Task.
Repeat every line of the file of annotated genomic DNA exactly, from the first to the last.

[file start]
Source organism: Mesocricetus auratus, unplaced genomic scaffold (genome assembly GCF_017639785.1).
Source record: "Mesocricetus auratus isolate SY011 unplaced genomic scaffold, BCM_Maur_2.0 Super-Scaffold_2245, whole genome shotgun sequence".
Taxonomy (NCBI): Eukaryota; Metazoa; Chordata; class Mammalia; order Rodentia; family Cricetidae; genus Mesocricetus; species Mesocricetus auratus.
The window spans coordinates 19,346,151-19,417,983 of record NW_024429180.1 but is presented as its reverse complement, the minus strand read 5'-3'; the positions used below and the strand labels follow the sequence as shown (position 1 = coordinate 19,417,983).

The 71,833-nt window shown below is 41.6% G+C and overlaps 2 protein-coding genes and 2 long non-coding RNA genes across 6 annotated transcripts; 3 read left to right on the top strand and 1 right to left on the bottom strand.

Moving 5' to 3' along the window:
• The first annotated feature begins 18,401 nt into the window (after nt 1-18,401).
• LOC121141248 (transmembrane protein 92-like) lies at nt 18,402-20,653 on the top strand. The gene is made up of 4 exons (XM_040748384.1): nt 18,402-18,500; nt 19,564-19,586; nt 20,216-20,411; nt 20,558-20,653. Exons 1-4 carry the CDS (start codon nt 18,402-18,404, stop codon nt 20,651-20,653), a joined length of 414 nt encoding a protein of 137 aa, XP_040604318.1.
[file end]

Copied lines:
Source organism: Mesocricetus auratus, unplaced genomic scaffold (genome assembly GCF_017639785.1).
Source record: "Mesocricetus auratus isolate SY011 unplaced genomic scaffold, BCM_Maur_2.0 Super-Scaffold_2245, whole genome shotgun sequence".
Taxonomy (NCBI): Eukaryota; Metazoa; Chordata; class Mammalia; order Rodentia; family Cricetidae; genus Mesocricetus; species Mesocricetus auratus.
The window spans coordinates 19,346,151-19,417,983 of record NW_024429180.1 but is presented as its reverse complement, the minus strand read 5'-3'; the positions used below and the strand labels follow the sequence as shown (position 1 = coordinate 19,417,983).

The 71,833-nt window shown below is 41.6% G+C and overlaps 2 protein-coding genes and 2 long non-coding RNA genes across 6 annotated transcripts; 3 read left to right on the top strand and 1 right to left on the bottom strand.

Moving 5' to 3' along the window:
• The first annotated feature begins 18,401 nt into the window (after nt 1-18,401).
• LOC121141248 (transmembrane protein 92-like) lies at nt 18,402-20,653 on the top strand. The gene is made up of 4 exons (XM_040748384.1): nt 18,402-18,500; nt 19,564-19,586; nt 20,216-20,411; nt 20,558-20,653. Exons 1-4 carry the CDS (start codon nt 18,402-18,404, stop codon nt 20,651-20,653), a joined length of 414 nt encoding a protein of 137 aa, XP_040604318.1.